|Figure 2: Fluorescein angiography showing retinal superior temporal branch artery sparing in early frames (a) and retinal venous reflux in the later frames in the right eye (b)|
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|Figure 3: (a) Four-chamber view: continuous interruption of the posterior lower margin of the interventricular septum (19 mm in width). (b) Artery short shaft section: defect color blood flow. (c) Four-chamber view: the occluder was in a good position, and no abnormal blood flow was observed in the atrial septum|
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|Figure 4: (a) After closure, the retinal bleeding was absorbed and the vascular tortuosity improved in the right eye. (b) Fluorescein angiography showing that the filling time of retinal vessels was normal in the right eye. (c) Fluorescein angiography showing that venous return was not delayed in the right eye. (d) There is no obvious visual field defect in the right eye|
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| Discussion|| |
The overall prevalence of ASD has been estimated to be 8.5 per 10,000 adults, which is likely an underestimate considering that some patients remain clinically asymptomatic and have a normal life expectancy. ASDs are classified into four types: ostium secundum, ostium primum, sinus venosus, and unroofed coronary sinus. Sequelae and complications include exercise intolerance, pulmonary vascular disease, right ventricular (RV) dysfunction, paradoxical thromboemboli, and atrial arrhythmias. Paradoxical thromboemboli often cause stroke and cerebral infarction. Retinal microvessels and brain microvessels have similar physiological and pathological characteristics. However, there are few reports about the relationship between atrial septal defect and retinal vascular occlusion. Lyons et al. confirmed that atrial septal defect complicates central retinal artery occlusion.
Retinal vein occlusion with retinal artery occlusion has been reported previously. Among them, central retinal vein combined with central retinal artery occlusion is more common, and combined BRAO and BRVO is exceedingly rare. These patients also had systemic diseases, such as diabetes, dyslipidemia, systemic lupus, and hyperhomocysteinemia. Such patients can have a good visual outcome if recognized early and treated appropriately. Clinically, cerebral infarction with ASD has been reported, but there are few reported cases with retinal vascular occlusion. Most cases of retinal vascular occlusion with ASD are secondary to retinal artery occlusion after ASD closure. After closure, despite regular treatment with aspirin, some patients report acute loss of vision in one eye, called amaurosis fugax, or bilateral blurred vision. Amaurosis fugax can be caused by any of several etiologies, among which are the embolic event in the retinal blood vessels and vasospastic events.,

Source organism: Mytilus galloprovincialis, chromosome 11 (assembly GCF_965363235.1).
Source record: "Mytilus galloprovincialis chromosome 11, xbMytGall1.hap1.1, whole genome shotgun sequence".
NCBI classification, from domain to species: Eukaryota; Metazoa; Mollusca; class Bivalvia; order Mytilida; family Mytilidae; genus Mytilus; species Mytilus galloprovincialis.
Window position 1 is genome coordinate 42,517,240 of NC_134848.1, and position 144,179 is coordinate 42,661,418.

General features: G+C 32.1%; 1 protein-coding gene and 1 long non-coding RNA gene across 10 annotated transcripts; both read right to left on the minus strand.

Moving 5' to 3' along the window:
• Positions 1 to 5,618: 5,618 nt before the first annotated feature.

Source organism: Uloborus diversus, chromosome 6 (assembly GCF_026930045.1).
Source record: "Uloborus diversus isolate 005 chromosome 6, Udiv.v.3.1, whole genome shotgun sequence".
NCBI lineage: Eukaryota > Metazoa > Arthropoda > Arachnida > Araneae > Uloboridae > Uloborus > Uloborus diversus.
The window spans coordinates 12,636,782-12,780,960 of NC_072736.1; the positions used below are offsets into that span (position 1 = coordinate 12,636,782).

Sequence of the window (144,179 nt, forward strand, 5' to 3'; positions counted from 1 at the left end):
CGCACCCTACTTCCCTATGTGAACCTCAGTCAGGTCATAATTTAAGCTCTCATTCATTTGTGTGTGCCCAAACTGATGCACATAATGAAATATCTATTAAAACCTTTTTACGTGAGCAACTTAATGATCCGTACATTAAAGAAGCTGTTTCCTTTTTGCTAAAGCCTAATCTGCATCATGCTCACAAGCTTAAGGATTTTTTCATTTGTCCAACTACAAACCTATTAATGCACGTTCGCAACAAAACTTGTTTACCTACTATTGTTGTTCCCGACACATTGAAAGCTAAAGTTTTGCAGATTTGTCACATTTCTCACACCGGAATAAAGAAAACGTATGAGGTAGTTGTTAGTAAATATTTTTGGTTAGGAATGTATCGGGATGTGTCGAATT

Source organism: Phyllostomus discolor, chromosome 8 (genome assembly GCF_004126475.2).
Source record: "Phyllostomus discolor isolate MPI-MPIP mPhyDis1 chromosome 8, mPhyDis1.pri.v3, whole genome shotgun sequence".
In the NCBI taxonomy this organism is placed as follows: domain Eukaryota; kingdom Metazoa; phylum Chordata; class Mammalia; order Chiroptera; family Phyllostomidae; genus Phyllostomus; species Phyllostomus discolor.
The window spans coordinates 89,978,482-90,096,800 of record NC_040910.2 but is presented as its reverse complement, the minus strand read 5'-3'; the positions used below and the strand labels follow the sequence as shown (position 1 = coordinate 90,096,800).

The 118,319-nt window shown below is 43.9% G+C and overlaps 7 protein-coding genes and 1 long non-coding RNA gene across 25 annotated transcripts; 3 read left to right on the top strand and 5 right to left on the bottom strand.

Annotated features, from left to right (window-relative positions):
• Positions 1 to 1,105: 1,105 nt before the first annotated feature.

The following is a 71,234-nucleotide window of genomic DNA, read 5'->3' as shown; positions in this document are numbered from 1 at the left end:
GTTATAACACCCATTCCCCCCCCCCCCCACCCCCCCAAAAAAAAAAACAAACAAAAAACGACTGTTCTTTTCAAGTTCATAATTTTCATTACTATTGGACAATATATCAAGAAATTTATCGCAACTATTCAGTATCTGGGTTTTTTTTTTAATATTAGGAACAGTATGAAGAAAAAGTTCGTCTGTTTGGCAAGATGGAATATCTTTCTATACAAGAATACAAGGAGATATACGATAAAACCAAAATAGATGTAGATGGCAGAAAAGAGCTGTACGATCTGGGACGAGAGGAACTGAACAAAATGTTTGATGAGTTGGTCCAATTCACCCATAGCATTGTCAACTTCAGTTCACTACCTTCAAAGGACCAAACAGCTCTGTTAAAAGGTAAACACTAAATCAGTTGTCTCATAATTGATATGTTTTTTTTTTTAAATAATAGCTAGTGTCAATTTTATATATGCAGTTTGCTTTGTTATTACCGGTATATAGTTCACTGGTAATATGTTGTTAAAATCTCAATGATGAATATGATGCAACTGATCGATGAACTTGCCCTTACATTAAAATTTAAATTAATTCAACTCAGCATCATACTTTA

In this case, the retinal hemorrhage occurred mainly in the optic disc and the retinal vein tortuosity was severe. This finding is consistent with the results of a previous study. After ASD closure, this patient's retinal hemorrhage was gradually absorbed and the retinal vascular tortuousness gradually improved, which also supported the conclusion that branch retinal vein occlusion and branch retinal artery occlusion can have a good prognosis if the primary disease is detected and treated early. It is vital to make systematic observation and follow up, although this patient had no other symptoms, except for retinal vascular occlusion. Thus, we conclude that ASD is the one of the risk factors for retinal vascular occlusion.
| Conclusion|| |
Combined BRAO and BRVO is exceedingly rare and is associated with significant systemic comorbidity. A thorough systemic evaluation and close monitoring for cardiovascular events are critical to all cases of combined occlusion. Combined BRAO and BRVO in ASD can have a good visual outcome if recognized early and treated appropriately.
Declaration of patient consent
The authors certify that they have obtained all appropriate patient consent forms. In the form the patient(s) has/have given his/her/their consent for his/her/their images and other clinical information to be reported in the journal. The patients understand that their names and initials will not be published and due efforts will be made to conceal their identity, but anonymity cannot be guaranteed.
Financial support and sponsorship
National Natural Science Foundation of China (81804148, 81503619).
Conflicts of interest
There are no conflicts of interest.